First. It may justify substantially a system of discounts of the most objectionable character. It is to deal in bills of exchange drawn in one State and payable in another without any restraint. The bill of exchange may have an unlimited time to run, and its renewability is nowhere guarded against. It may, in fact, assume the most objectionable form of accommodation paper. It is not required to rest on any actual, real, or substantial exchange basis. A drawer in one place becomes the accepter in another, and so in turn the accepter may become the drawer upon a mutual understanding. It may at the same time indulge in mere local discounts under the name of bills of exchange. A bill drawn at Philadelphia on Camden, N.J., at New York on a border town in New Jersey, at Cincinnati on Newport, in Kentucky, not to multiply other examples, might, for anything in this bill to restrain it, become a mere matter of local accommodation. Cities thus relatively situated would possess advantages Over cities otherwise situated of so decided a character as most justly to excite dissatisfaction.
Second. There is no limit prescribed to the premium in the purchase of bills of exchange, thereby correcting none of the evils under which the community now labors, and operating most injuriously upon the agricultural States, in which the irregularities in the rates of exchange are most severely felt. Nor are these the only consequences. A resumption of specie payments by the banks of those States would be liable to indefinite postponement; for as the operation of the agencies of the interior would chiefly consist in selling bills of exchange, and the purchases could only be made in specie or the notes of banks paying specie, the State banks would either have to continue with their doors closed or exist at the mercy of this national monopoly of brokerage. Nor can it be passed over without remark that whilst the District of Columbia is made the seat of the principal bank, its citizens are excluded from all participation in any benefit it might afford by a positive prohibition on the bank from all discounting within the District.
These are some of the objections which prominently exist against the details of the bill. Others might be urged of much force, but it would be unprofitable to dwell upon them. Suffice it to add that this charter is designed to continue for twenty years without a competitor; that the defects to which I have alluded, being founded on the fundamental law of the corporation, are irrevocable, and that if the objections be well founded it would be over hazardous to pass the bill into a law.
In conclusion I take leave most respectfully to say that I have felt the most anxious solicitude to meet the wishes of Congress in the adoption of a fiscal agent which, avoiding all constitutional objections, should harmonize conflicting opinions. Actuated by this feeling, I have been ready to yield much in a spirit of conciliation to the opinions of others; and it is with great pain that I now feel compelled to differ from Congress a second time in the same session. At the commencement of this session, inclined from choice to defer to the legislative will, I submitted to Congress the propriety of adopting a fiscal agent which, without violating the Constitution, would separate the public money from the Executive control and perform the operations of the Treasury without being burdensome to the people or inconvenient or expensive to the Government. It is deeply to be regretted that this department of the Government can not upon constitutional and other grounds concur with the legislative department in this last measure proposed to attain these desirable objects. Owing to the brief space between the period of the death of my lamented predecessor and my own installation into office, I was, in fact, not left time to prepare and submit a definitive recommendation of my own in my regular message, and since my mind has been wholly occupied in a most anxious attempt to conform my action to the legislative will. In this communication I am confined by the Constitution to my objections simply to this bill, but the period of the regular session will soon arrive, when it will be my duty, under another clause of the Constitution, "to give to Congress information of the state of the Union and recommend to their consideration such measures as" I "shall judge necessary and expedient." And I most respectfully submit, in a spirit of harmony, whether the present differences of opinion should be pressed further at this time, and whether the peculiarity of my situation does not entitle me to a postponement of this subject to a more auspicious period for deliberation. The two Houses of Congress have distinguished themselves at this extraordinary session by the performance of an immense mass of labor at a season very unfavorable both to health and action, and have passed many laws which I trust will prove highly beneficial to the interests of the country and fully answer its just expectations. It has been my good fortune and pleasure to concur with them in all measures except this. And why should our difference on this alone be pushed to extremes? It is my anxious desire that it should not be. I too have been burdened with extraordinary labors of late, and I sincerely desire time for deep and deliberate reflection on this the greatest difficulty of my Administration. May we not now pause until a more favorable time, when, with the most anxious hope that the Executive and Congress may cordially unite, some measure of finance may be deliberately adopted promotive of the good of our common country?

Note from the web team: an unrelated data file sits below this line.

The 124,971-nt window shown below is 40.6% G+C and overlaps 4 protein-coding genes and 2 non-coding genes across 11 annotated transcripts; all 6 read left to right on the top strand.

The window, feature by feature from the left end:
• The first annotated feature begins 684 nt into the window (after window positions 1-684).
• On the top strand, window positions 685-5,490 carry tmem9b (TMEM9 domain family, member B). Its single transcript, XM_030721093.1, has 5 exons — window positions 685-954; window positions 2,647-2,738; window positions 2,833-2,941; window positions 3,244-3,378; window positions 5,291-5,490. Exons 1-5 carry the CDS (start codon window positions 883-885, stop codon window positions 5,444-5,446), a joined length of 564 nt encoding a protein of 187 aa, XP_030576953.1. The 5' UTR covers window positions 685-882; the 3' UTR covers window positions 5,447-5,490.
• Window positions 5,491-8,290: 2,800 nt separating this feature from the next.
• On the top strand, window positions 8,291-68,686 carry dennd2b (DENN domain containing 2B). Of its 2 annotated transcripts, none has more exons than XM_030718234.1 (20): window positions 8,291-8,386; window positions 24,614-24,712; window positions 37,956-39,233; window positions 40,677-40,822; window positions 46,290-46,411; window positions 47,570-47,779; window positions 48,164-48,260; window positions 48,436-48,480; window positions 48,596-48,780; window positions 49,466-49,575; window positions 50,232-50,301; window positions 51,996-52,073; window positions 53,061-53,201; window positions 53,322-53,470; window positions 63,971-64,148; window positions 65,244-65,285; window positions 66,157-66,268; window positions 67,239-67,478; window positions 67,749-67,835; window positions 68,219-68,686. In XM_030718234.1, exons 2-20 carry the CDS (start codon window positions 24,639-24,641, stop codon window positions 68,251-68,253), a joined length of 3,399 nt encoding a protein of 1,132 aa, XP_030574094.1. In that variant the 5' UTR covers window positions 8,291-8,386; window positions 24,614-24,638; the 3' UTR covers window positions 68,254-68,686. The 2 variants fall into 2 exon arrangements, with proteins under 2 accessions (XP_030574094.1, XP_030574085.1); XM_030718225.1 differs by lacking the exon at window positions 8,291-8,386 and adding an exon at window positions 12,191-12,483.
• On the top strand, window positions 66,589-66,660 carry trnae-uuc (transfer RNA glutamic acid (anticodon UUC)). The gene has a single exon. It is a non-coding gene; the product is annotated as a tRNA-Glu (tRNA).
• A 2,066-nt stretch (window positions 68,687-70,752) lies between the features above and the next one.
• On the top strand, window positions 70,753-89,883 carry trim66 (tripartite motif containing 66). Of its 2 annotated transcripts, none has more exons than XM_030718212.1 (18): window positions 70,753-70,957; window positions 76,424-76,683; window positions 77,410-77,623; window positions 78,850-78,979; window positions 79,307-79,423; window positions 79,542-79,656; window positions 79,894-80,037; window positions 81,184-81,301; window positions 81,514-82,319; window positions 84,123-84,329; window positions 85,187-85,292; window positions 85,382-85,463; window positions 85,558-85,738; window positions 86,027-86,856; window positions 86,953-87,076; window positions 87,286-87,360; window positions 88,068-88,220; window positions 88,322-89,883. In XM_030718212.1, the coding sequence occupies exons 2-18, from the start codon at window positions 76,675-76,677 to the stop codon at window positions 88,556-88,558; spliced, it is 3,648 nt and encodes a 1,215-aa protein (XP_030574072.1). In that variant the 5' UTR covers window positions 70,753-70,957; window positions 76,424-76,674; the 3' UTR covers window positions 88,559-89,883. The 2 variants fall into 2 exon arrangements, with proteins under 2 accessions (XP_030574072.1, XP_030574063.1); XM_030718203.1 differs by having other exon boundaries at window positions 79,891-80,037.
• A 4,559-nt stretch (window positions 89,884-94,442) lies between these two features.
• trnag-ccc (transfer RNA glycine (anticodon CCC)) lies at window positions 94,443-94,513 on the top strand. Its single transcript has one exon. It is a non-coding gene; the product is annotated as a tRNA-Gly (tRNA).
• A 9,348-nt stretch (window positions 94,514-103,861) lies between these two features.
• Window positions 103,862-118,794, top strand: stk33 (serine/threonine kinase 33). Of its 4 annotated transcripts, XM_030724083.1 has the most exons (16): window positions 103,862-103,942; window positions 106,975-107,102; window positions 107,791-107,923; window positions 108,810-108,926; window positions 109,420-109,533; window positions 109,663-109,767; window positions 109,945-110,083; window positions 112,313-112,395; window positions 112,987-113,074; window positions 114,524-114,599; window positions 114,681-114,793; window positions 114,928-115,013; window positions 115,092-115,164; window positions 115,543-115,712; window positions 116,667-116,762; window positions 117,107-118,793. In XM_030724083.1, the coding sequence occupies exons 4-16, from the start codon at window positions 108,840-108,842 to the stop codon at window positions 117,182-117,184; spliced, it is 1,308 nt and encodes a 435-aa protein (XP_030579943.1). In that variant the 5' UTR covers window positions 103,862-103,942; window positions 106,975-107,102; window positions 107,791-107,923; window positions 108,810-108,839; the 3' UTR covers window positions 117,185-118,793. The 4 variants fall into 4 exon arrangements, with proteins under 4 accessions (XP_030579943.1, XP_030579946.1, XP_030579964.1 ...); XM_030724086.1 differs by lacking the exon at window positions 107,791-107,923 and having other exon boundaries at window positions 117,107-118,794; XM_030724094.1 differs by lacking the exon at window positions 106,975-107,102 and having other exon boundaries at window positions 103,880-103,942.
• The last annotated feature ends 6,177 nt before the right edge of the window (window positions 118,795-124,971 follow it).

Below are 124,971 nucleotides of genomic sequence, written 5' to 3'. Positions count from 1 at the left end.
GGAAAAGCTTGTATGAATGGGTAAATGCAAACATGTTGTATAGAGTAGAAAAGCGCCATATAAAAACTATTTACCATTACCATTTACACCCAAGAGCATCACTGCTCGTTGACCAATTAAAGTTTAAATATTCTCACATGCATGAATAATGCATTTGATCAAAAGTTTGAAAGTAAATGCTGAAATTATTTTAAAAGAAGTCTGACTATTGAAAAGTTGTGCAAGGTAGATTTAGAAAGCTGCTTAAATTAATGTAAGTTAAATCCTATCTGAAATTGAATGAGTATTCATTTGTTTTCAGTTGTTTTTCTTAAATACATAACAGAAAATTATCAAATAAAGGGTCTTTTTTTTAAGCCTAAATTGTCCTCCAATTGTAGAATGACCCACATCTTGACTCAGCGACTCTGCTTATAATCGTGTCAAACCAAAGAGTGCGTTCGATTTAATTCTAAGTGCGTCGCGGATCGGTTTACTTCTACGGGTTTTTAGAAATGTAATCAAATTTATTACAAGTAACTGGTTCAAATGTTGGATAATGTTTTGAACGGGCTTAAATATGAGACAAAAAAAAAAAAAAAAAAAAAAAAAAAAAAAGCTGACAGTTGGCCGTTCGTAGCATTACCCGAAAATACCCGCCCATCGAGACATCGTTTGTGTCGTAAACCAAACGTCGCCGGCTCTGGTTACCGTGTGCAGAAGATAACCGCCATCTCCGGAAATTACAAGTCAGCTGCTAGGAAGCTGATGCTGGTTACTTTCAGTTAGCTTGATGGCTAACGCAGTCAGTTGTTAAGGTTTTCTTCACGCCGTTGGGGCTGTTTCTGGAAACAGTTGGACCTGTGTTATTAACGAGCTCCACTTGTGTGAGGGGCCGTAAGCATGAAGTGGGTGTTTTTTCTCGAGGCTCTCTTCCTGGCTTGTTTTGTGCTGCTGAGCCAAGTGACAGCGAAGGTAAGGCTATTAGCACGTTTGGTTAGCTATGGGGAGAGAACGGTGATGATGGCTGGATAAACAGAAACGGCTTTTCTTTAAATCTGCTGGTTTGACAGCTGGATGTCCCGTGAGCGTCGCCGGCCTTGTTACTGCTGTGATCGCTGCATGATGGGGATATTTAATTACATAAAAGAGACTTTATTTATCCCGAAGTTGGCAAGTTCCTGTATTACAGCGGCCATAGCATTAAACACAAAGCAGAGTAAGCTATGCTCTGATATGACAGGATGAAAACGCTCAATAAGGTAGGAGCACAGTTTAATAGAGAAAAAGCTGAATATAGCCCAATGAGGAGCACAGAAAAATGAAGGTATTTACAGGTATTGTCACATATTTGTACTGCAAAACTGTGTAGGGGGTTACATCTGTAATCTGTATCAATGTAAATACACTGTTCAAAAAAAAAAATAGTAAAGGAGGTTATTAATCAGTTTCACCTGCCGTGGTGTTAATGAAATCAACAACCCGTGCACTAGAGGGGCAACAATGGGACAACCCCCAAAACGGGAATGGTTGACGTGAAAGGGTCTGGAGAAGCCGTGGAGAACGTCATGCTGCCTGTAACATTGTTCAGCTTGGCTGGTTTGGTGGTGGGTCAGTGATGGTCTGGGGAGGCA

I will take this occasion to declare that the conclusions to which I have brought myself are those of a settled conviction, founded, in my opinion, on a just view of the Constitution; that in arriving at it I have been actuated by no other motive or desire than to uphold the institutions of the country as they have come down to us from the hands of our godlike ancestors, and that I shall esteem my efforts to sustain them, even though I perish, more honorable than to win the applause of men by a sacrifice of my duty and my conscience.